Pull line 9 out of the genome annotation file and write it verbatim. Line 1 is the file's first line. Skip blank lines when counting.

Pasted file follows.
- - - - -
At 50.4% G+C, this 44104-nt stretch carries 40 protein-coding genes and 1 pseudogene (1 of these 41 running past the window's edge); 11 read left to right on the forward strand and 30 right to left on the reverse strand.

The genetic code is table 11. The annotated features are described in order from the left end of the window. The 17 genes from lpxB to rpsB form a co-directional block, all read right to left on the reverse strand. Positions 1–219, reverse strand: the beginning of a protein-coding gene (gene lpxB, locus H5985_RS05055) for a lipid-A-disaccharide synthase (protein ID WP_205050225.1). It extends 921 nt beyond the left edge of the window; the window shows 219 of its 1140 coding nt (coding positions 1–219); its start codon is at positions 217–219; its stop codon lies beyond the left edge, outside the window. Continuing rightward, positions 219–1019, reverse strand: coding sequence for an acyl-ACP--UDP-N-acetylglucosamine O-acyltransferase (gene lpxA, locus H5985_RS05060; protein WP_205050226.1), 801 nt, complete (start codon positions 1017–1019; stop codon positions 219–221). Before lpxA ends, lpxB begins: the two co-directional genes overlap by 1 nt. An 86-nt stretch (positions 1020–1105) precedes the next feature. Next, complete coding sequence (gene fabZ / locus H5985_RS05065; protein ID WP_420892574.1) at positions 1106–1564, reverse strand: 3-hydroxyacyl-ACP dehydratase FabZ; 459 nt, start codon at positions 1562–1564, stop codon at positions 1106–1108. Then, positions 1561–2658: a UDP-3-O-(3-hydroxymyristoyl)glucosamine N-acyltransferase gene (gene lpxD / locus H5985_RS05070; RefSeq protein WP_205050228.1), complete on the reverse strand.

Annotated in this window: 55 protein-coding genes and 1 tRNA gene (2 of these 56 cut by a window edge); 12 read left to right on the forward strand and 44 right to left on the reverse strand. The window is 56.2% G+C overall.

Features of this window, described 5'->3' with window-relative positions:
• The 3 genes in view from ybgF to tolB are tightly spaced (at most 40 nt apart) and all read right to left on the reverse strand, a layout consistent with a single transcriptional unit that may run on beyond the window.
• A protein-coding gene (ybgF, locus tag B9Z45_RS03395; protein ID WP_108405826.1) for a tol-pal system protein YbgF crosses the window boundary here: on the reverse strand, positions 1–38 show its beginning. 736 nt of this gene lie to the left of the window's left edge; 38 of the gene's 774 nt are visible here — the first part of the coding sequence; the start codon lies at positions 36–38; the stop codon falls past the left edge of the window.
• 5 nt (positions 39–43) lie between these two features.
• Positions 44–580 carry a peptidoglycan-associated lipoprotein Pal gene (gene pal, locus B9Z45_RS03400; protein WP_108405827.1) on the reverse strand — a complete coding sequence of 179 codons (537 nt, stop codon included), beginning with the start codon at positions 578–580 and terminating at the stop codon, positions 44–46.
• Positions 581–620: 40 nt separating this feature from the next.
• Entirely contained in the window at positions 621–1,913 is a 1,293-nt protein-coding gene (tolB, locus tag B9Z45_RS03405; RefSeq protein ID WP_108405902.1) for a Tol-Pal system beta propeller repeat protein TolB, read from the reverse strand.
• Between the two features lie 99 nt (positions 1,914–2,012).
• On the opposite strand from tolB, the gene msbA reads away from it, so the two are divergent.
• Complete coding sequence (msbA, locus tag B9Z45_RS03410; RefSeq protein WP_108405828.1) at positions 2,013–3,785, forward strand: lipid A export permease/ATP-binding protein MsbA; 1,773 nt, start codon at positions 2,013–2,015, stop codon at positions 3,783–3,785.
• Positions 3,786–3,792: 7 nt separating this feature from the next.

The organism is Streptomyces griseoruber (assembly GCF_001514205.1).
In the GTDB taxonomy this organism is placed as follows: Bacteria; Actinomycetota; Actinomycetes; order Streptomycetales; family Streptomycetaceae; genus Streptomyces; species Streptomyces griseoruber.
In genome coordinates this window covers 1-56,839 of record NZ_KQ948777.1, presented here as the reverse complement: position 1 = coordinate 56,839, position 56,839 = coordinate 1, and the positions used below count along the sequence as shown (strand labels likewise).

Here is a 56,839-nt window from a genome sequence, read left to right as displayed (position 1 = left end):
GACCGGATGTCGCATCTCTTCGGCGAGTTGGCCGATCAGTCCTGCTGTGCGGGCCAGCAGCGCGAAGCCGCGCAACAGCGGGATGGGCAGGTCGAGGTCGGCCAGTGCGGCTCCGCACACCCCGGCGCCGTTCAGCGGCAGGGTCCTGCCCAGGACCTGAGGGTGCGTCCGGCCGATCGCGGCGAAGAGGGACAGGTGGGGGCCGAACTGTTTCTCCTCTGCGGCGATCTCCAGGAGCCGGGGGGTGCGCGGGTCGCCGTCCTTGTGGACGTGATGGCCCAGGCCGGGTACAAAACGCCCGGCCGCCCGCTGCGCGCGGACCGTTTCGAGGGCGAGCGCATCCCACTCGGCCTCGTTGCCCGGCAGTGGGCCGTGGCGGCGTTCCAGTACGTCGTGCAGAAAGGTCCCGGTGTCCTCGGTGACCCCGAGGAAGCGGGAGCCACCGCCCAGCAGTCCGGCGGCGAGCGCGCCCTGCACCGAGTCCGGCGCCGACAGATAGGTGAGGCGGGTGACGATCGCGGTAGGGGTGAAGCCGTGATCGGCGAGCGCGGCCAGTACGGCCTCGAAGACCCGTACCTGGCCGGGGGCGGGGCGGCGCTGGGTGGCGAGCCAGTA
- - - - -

• Positions 581–620: 40 nt separating this feature from the next.